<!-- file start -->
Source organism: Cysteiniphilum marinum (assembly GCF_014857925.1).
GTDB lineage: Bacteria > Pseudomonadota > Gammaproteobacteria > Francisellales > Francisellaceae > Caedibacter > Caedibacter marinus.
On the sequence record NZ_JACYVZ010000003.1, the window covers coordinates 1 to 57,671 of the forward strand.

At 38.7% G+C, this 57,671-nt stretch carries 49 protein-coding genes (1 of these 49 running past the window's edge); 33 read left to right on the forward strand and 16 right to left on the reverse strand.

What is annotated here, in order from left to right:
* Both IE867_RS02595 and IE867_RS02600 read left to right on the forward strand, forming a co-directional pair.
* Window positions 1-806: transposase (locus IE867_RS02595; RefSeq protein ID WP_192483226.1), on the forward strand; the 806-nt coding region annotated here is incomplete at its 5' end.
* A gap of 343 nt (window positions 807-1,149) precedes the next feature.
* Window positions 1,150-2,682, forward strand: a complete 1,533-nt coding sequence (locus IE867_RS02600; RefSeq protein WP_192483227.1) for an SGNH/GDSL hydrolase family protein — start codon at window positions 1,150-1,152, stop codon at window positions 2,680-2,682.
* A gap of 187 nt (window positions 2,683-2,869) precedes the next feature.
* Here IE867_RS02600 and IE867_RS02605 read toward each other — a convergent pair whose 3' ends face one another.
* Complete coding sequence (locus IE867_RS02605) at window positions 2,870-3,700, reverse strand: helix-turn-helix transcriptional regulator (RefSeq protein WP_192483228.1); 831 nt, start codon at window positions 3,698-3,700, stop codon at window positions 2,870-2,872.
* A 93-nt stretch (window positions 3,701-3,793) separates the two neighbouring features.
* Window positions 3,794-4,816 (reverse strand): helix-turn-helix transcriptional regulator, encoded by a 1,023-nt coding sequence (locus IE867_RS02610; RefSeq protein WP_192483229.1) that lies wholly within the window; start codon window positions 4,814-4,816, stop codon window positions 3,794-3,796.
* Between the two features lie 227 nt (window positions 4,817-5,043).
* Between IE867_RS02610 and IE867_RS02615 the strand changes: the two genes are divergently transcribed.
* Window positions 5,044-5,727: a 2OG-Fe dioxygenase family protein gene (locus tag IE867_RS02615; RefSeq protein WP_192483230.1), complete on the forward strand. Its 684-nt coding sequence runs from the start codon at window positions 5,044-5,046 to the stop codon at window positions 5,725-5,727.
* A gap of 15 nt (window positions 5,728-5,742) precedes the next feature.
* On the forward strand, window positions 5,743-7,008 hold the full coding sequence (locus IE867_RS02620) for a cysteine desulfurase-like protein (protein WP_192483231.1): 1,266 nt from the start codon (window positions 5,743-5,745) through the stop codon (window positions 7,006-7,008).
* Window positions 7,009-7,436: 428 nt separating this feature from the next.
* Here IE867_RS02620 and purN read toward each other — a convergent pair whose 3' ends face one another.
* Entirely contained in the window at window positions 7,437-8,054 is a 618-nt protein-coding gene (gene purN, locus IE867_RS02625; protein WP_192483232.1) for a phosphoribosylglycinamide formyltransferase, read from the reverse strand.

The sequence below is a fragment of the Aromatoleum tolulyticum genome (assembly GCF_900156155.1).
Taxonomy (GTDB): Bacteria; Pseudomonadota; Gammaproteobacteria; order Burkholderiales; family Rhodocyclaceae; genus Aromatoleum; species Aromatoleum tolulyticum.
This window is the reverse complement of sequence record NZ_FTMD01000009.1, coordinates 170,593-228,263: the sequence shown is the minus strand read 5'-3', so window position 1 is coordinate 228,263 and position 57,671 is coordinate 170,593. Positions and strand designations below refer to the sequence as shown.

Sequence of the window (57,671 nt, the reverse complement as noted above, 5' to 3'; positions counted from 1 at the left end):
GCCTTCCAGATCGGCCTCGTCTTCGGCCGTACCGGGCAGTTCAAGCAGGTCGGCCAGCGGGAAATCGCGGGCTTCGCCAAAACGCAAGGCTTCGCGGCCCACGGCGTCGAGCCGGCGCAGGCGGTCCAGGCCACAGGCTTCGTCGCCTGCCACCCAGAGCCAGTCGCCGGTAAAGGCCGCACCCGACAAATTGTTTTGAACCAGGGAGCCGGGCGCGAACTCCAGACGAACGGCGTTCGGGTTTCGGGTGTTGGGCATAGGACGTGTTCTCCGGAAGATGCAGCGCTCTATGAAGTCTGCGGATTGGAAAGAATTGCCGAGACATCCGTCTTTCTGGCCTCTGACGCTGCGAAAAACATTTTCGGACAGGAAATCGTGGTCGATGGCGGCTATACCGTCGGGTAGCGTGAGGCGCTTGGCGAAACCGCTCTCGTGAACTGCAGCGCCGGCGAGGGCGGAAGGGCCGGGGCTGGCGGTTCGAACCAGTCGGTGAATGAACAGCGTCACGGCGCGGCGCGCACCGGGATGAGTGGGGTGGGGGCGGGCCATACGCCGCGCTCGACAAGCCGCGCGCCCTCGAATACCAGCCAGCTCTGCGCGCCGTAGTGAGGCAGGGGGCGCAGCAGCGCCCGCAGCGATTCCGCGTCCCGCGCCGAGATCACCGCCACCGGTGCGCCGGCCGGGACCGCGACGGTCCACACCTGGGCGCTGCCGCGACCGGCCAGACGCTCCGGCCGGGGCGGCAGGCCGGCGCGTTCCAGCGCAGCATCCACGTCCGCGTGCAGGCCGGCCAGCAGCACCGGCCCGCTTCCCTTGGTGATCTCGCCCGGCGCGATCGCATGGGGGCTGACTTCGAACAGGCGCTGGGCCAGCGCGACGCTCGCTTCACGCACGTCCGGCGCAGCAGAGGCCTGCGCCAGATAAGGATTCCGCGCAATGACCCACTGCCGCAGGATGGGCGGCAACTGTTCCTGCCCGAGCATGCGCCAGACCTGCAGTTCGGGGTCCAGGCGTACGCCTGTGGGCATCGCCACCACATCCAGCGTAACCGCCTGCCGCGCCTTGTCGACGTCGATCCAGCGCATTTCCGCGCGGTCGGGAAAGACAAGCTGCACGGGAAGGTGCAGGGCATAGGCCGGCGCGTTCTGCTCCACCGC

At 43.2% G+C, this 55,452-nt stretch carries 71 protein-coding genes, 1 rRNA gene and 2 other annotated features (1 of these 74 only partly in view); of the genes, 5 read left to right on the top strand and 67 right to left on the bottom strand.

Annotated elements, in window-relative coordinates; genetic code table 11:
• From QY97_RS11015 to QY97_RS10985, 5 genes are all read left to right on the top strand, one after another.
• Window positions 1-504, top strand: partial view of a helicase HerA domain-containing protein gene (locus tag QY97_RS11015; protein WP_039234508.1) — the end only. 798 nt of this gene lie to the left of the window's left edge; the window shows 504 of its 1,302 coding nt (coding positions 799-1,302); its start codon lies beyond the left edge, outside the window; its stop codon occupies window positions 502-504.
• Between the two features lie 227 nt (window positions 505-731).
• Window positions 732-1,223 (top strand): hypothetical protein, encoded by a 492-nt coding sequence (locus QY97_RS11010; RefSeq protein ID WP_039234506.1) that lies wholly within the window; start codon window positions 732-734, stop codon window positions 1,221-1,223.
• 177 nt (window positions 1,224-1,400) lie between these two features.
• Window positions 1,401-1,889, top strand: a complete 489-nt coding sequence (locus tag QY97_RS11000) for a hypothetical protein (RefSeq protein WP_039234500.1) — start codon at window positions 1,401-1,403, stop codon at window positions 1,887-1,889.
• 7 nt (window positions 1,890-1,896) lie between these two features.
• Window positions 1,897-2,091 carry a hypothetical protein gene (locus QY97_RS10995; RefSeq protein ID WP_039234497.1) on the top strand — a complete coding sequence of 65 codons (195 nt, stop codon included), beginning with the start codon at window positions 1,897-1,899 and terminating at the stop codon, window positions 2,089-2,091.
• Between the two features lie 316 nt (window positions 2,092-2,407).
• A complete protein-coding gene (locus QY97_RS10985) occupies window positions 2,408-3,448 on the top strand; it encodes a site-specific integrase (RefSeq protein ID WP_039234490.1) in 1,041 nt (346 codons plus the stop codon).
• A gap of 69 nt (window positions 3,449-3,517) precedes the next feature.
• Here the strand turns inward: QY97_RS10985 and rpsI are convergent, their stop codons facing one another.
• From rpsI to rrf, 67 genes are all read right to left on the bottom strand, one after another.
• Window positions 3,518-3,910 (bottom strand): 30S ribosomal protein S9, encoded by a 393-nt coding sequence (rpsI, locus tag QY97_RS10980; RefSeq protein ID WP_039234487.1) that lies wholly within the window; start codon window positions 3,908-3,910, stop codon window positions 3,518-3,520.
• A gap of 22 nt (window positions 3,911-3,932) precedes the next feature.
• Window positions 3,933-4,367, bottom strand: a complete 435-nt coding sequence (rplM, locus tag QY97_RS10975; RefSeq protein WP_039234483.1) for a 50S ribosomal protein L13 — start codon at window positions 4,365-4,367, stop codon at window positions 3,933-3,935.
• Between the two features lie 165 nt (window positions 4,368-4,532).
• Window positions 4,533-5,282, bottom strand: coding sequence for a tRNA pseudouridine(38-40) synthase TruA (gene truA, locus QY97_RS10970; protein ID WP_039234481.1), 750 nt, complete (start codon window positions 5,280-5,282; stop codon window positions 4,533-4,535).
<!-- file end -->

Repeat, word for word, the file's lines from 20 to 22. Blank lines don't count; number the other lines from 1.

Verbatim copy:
* Window positions 7,009-7,436: 428 nt separating this feature from the next.
* Here IE867_RS02620 and purN read toward each other — a convergent pair whose 3' ends face one another.
* Entirely contained in the window at window positions 7,437-8,054 is a 618-nt protein-coding gene (gene purN, locus IE867_RS02625; protein WP_192483232.1) for a phosphoribosylglycinamide formyltransferase, read from the reverse strand.